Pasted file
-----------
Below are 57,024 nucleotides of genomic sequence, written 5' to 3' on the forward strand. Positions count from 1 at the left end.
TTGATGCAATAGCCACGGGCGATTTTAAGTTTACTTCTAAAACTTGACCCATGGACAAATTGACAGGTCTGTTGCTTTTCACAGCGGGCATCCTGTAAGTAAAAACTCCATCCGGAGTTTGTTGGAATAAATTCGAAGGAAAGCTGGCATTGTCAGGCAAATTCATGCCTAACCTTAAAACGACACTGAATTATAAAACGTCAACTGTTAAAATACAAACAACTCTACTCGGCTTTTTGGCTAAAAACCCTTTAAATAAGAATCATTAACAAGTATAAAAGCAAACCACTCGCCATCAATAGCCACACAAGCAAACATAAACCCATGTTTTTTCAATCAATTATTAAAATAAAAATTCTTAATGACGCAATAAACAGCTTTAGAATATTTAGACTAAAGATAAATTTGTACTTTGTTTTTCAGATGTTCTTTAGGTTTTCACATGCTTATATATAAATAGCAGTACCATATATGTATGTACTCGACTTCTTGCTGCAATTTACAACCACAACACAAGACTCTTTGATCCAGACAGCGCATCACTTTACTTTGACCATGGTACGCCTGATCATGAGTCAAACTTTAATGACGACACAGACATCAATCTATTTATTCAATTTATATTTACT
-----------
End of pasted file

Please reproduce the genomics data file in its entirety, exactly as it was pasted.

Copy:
Below are 57,024 nucleotides of genomic sequence, written 5' to 3' on the forward strand. Positions count from 1 at the left end.
TTGATGCAATAGCCACGGGCGATTTTAAGTTTACTTCTAAAACTTGACCCATGGACAAATTGACAGGTCTGTTGCTTTTCACAGCGGGCATCCTGTAAGTAAAAACTCCATCCGGAGTTTGTTGGAATAAATTCGAAGGAAAGCTGGCATTGTCAGGCAAATTCATGCCTAACCTTAAAACGACACTGAATTATAAAACGTCAACTGTTAAAATACAAACAACTCTACTCGGCTTTTTGGCTAAAAACCCTTTAAATAAGAATCATTAACAAGTATAAAAGCAAACCACTCGCCATCAATAGCCACACAAGCAAACATAAACCCATGTTTTTTCAATCAATTATTAAAATAAAAATTCTTAATGACGCAATAAACAGCTTTAGAATATTTAGACTAAAGATAAATTTGTACTTTGTTTTTCAGATGTTCTTTAGGTTTTCACATGCTTATATATAAATAGCAGTACCATATATGTATGTACTCGACTTCTTGCTGCAATTTACAACCACAACACAAGACTCTTTGATCCAGACAGCGCATCACTTTACTTTGACCATGGTACGCCTGATCATGAGTCAAACTTTAATGACGACACAGACATCAATCTATTTATTCAATTTATATTTACT